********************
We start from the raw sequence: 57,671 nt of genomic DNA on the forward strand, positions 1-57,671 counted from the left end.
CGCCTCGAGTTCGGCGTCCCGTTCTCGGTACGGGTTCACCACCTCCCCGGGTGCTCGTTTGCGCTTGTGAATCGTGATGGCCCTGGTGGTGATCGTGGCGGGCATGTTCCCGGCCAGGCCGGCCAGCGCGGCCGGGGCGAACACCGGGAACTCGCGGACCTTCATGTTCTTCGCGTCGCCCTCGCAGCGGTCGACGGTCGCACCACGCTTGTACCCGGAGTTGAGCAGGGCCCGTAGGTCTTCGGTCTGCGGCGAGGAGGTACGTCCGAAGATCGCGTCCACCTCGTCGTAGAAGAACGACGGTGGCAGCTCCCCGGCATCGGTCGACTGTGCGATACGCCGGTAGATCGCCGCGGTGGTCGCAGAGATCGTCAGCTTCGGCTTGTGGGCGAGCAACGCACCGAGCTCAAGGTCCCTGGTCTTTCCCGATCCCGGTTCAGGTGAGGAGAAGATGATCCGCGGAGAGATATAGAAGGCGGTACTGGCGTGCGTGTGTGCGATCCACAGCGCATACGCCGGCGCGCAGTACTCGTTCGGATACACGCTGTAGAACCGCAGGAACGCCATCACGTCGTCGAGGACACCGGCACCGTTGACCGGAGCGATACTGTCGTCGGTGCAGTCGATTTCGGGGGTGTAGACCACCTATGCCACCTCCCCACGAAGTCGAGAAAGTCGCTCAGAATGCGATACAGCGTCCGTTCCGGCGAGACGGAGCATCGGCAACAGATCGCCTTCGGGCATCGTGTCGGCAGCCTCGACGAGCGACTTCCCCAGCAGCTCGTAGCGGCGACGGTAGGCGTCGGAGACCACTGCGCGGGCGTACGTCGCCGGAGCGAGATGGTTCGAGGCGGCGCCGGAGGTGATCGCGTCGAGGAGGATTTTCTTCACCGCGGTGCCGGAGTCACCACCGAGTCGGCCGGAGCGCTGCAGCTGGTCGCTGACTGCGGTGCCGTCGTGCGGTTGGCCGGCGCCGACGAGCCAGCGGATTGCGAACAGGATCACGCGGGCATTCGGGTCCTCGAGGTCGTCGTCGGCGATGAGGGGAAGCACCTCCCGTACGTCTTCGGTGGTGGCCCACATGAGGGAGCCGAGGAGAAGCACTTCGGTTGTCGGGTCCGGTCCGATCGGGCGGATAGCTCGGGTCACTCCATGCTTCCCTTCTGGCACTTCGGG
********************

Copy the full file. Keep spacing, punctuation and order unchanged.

We start from the raw sequence: 57,671 nt of genomic DNA on the forward strand, positions 1-57,671 counted from the left end.
CGCCTCGAGTTCGGCGTCCCGTTCTCGGTACGGGTTCACCACCTCCCCGGGTGCTCGTTTGCGCTTGTGAATCGTGATGGCCCTGGTGGTGATCGTGGCGGGCATGTTCCCGGCCAGGCCGGCCAGCGCGGCCGGGGCGAACACCGGGAACTCGCGGACCTTCATGTTCTTCGCGTCGCCCTCGCAGCGGTCGACGGTCGCACCACGCTTGTACCCGGAGTTGAGCAGGGCCCGTAGGTCTTCGGTCTGCGGCGAGGAGGTACGTCCGAAGATCGCGTCCACCTCGTCGTAGAAGAACGACGGTGGCAGCTCCCCGGCATCGGTCGACTGTGCGATACGCCGGTAGATCGCCGCGGTGGTCGCAGAGATCGTCAGCTTCGGCTTGTGGGCGAGCAACGCACCGAGCTCAAGGTCCCTGGTCTTTCCCGATCCCGGTTCAGGTGAGGAGAAGATGATCCGCGGAGAGATATAGAAGGCGGTACTGGCGTGCGTGTGTGCGATCCACAGCGCATACGCCGGCGCGCAGTACTCGTTCGGATACACGCTGTAGAACCGCAGGAACGCCATCACGTCGTCGAGGACACCGGCACCGTTGACCGGAGCGATACTGTCGTCGGTGCAGTCGATTTCGGGGGTGTAGACCACCTATGCCACCTCCCCACGAAGTCGAGAAAGTCGCTCAGAATGCGATACAGCGTCCGTTCCGGCGAGACGGAGCATCGGCAACAGATCGCCTTCGGGCATCGTGTCGGCAGCCTCGACGAGCGACTTCCCCAGCAGCTCGTAGCGGCGACGGTAGGCGTCGGAGACCACTGCGCGGGCGTACGTCGCCGGAGCGAGATGGTTCGAGGCGGCGCCGGAGGTGATCGCGTCGAGGAGGATTTTCTTCACCGCGGTGCCGGAGTCACCACCGAGTCGGCCGGAGCGCTGCAGCTGGTCGCTGACTGCGGTGCCGTCGTGCGGTTGGCCGGCGCCGACGAGCCAGCGGATTGCGAACAGGATCACGCGGGCATTCGGGTCCTCGAGGTCGTCGTCGGCGATGAGGGGAAGCACCTCCCGTACGTCTTCGGTGGTGGCCCACATGAGGGAGCCGAGGAGAAGCACTTCGGTTGTCGGGTCCGGTCCGATCGGGCGGATAGCTCGGGTCACTCCATGCTTCCCTTCTGGCACTTCGGG